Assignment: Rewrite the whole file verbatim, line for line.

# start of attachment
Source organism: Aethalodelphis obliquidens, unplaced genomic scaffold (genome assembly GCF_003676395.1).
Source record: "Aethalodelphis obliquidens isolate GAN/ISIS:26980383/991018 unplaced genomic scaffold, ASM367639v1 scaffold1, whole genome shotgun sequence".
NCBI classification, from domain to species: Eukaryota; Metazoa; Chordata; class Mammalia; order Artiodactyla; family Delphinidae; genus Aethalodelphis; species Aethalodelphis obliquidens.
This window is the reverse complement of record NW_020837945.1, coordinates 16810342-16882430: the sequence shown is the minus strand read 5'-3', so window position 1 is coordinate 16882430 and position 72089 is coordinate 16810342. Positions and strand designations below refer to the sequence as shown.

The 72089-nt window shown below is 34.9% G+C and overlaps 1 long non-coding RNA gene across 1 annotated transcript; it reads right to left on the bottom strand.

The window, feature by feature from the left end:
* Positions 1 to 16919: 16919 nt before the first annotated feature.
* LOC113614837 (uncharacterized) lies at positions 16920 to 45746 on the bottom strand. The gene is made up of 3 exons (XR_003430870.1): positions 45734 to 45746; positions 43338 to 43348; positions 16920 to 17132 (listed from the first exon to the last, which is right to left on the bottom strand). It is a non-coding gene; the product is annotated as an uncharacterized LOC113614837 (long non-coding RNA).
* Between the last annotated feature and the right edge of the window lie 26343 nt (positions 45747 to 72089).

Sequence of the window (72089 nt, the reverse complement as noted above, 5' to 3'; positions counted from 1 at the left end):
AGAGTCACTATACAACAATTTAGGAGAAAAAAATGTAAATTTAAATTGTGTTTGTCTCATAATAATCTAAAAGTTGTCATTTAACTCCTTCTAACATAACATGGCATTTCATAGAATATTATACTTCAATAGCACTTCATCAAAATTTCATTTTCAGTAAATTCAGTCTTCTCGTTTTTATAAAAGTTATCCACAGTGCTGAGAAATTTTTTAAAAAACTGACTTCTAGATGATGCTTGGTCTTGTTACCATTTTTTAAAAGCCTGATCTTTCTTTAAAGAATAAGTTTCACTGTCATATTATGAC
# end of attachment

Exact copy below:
Source organism: Aethalodelphis obliquidens, unplaced genomic scaffold (genome assembly GCF_003676395.1).
Source record: "Aethalodelphis obliquidens isolate GAN/ISIS:26980383/991018 unplaced genomic scaffold, ASM367639v1 scaffold1, whole genome shotgun sequence".
NCBI classification, from domain to species: Eukaryota; Metazoa; Chordata; class Mammalia; order Artiodactyla; family Delphinidae; genus Aethalodelphis; species Aethalodelphis obliquidens.
This window is the reverse complement of record NW_020837945.1, coordinates 16810342-16882430: the sequence shown is the minus strand read 5'-3', so window position 1 is coordinate 16882430 and position 72089 is coordinate 16810342. Positions and strand designations below refer to the sequence as shown.

The 72089-nt window shown below is 34.9% G+C and overlaps 1 long non-coding RNA gene across 1 annotated transcript; it reads right to left on the bottom strand.

The window, feature by feature from the left end:
* Positions 1 to 16919: 16919 nt before the first annotated feature.
* LOC113614837 (uncharacterized) lies at positions 16920 to 45746 on the bottom strand. The gene is made up of 3 exons (XR_003430870.1): positions 45734 to 45746; positions 43338 to 43348; positions 16920 to 17132 (listed from the first exon to the last, which is right to left on the bottom strand). It is a non-coding gene; the product is annotated as an uncharacterized LOC113614837 (long non-coding RNA).
* Between the last annotated feature and the right edge of the window lie 26343 nt (positions 45747 to 72089).

Sequence of the window (72089 nt, the reverse complement as noted above, 5' to 3'; positions counted from 1 at the left end):
AGAGTCACTATACAACAATTTAGGAGAAAAAAATGTAAATTTAAATTGTGTTTGTCTCATAATAATCTAAAAGTTGTCATTTAACTCCTTCTAACATAACATGGCATTTCATAGAATATTATACTTCAATAGCACTTCATCAAAATTTCATTTTCAGTAAATTCAGTCTTCTCGTTTTTATAAAAGTTATCCACAGTGCTGAGAAATTTTTTAAAAAACTGACTTCTAGATGATGCTTGGTCTTGTTACCATTTTTTAAAAGCCTGATCTTTCTTTAAAGAATAAGTTTCACTGTCATATTATGAC